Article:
- Lite snack around 12, usually veggies and hummus or 1/2 sandwich or left overs from dinner.
- T and Th they go to the Y for PE and Th is also art class. Piano lessons and horseback riding starting soon for both.
- 2 pm – they head outside in the afternoon to play and explore, work in the yard, help grandpa with projects – but in general, all outside activities.
- 3-5 is cooking dinner together, we eat no later than 4 pm. Once a week they help create a meal plan and create the shopping list. Then they help with shopping, putting food away, preparing veggies to store for the week. We talk about the nutrition of the meal as we cook, best cooking methods, what we cook and store food in, how long one can keep certain food items, what is in season – all those wonderful feed yourself skills.
- Sports in the late afternoons and early evenings. And when there are no sports they ramble a bit more outside – one of the things they have to do each day is take a picture of some plant or creature and then figure out what it is during school lessons.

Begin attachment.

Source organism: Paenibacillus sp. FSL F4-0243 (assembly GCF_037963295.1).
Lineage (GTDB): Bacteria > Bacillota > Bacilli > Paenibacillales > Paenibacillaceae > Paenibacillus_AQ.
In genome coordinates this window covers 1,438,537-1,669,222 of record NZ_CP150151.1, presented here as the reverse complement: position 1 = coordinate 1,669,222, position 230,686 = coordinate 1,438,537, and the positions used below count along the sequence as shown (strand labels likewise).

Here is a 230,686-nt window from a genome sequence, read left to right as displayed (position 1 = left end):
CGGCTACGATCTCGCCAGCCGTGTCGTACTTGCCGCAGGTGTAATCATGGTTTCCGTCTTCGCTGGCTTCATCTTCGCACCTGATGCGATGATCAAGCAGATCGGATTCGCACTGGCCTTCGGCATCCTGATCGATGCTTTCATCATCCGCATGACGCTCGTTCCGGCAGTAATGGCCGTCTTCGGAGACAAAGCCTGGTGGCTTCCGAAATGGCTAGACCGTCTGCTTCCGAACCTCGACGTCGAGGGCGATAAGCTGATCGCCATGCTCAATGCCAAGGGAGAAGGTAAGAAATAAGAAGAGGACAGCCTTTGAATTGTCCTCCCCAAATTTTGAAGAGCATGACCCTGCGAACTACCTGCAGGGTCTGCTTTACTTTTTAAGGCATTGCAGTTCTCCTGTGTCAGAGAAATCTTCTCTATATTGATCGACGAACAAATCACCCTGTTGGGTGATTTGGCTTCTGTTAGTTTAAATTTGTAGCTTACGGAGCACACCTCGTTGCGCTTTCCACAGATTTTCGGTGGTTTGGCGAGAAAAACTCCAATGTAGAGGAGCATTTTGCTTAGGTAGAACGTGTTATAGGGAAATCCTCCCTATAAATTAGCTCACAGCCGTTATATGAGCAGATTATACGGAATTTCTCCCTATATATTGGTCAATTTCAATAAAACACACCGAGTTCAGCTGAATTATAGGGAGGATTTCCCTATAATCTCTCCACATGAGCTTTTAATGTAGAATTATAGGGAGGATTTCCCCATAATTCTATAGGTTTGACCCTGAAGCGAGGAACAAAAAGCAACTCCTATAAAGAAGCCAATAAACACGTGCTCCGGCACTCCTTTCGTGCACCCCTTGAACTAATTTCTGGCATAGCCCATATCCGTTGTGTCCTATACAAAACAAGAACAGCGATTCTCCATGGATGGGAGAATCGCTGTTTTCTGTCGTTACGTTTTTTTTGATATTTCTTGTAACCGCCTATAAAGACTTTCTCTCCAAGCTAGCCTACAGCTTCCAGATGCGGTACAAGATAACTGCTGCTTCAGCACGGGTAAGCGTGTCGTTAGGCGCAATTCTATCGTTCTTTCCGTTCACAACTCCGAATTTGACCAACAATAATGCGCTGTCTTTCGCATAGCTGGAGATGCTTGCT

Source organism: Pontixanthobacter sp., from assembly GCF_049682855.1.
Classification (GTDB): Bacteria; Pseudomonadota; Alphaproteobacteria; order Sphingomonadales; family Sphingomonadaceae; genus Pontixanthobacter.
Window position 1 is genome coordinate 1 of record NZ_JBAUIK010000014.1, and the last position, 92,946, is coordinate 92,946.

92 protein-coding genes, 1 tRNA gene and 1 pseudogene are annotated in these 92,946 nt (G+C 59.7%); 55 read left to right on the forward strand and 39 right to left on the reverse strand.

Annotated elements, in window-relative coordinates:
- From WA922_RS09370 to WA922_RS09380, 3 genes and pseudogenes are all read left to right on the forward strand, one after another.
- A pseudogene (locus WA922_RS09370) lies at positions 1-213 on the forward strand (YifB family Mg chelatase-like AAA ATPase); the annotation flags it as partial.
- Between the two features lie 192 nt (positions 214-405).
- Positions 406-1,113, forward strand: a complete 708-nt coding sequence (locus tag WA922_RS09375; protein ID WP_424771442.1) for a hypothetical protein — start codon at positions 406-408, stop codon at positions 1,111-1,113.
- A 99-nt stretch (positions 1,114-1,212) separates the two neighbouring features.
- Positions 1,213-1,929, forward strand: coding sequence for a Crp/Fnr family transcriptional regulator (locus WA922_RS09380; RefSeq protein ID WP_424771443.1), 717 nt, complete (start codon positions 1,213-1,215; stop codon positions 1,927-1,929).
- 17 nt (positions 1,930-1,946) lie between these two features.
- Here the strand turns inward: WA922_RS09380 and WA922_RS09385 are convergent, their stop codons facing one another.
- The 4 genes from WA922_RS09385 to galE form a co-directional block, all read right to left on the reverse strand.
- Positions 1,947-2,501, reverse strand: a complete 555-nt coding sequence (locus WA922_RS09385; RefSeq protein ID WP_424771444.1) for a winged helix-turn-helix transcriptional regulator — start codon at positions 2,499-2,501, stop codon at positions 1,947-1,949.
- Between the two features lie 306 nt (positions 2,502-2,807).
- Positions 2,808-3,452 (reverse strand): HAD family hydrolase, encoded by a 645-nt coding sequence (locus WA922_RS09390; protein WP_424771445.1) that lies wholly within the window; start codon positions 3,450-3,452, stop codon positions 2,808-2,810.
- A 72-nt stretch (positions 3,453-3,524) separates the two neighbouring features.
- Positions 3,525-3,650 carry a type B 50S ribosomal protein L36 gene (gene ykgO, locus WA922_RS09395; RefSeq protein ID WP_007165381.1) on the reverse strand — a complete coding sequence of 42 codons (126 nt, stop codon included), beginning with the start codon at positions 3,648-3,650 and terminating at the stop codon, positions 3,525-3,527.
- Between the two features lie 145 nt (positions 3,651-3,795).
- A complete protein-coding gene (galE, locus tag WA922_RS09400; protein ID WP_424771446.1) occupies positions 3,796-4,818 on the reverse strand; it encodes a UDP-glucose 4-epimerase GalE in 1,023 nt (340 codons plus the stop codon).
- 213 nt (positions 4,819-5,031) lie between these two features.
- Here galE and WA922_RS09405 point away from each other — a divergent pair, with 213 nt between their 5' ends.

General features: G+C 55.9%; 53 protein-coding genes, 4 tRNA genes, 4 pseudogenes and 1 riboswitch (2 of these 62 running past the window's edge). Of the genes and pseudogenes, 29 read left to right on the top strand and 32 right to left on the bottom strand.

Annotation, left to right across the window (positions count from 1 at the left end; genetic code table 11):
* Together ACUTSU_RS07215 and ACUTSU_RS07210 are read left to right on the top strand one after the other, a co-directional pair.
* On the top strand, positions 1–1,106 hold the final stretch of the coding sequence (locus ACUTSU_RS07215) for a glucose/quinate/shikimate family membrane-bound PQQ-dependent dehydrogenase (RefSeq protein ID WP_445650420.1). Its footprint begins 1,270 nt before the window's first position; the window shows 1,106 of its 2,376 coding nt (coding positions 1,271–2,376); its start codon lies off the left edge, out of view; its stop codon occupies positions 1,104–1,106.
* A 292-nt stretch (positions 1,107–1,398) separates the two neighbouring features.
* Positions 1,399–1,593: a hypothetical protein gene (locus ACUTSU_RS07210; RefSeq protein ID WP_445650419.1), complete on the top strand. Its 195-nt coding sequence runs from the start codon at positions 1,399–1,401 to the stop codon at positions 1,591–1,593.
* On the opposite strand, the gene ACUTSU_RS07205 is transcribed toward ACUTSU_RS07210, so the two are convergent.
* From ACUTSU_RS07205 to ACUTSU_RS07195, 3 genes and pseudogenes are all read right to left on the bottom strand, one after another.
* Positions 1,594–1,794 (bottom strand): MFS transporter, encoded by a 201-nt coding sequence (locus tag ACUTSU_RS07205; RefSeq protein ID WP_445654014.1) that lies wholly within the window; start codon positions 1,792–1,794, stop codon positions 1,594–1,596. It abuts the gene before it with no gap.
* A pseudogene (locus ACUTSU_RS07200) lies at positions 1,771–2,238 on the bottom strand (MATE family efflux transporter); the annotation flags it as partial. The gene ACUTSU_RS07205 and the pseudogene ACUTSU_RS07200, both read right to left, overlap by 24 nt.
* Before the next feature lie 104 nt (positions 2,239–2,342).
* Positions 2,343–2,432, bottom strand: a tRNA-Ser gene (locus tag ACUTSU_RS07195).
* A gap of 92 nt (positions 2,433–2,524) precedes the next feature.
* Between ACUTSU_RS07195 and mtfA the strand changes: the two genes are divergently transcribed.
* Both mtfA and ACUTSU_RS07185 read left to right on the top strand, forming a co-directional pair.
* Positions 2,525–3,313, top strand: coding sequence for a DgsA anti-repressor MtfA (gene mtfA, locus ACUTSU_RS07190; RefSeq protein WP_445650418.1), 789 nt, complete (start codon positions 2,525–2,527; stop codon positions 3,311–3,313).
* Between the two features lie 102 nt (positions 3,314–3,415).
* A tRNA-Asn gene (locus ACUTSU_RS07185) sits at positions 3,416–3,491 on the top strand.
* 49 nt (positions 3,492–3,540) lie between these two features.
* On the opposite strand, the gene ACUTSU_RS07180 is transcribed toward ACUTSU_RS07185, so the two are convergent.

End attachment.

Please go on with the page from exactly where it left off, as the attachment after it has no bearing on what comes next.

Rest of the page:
- We do some evening activity as a family – watch a show, play a game, sit and talk about the world.
- We make sure there is personal free time – play a computer game, yoga, meditation, reading at least 30 minutes, journaling, drawing or painting, coloring Mehndi designs, whatever strikes us at the moment. Something we can do on our own, spending time with ourselves. However, I find when I color Mehndi, I am often joined by both of the kids.
- Bed by 9 pm.
- Free time for the grown-ups 🙂
I work between 9-3 and again in the evening for an hour or so if need be, but am accessible when needed. We are incorporating language days – one day Spanish, one day French, one day German, the rest English. The kids would like to learn Chinese, so eventually we will have a Chinese day.
We engage in mutually interesting activities like traveling, hiking, reading, art, cooking, writing, photography, medicine making and gardening. We rarely eat out as we prefer our own homemade food. We make breads and our own nut-based milk because we avoid gluten and dairy. We eat minimal amounts of sugars and avoid preservatives. We follow a strict screen time policy as all four us have to work on our computers several hours a day, so TV, video games, movies, etc, are no more than an hour a day.
And finally, we talk through those “You are driving me crazy!” moments so everyone is heard and there is a resolution.
I will talk more in the next post about our plans to help the kids create their own social groups away from us – biggest challenge so far.
Have a lovely day.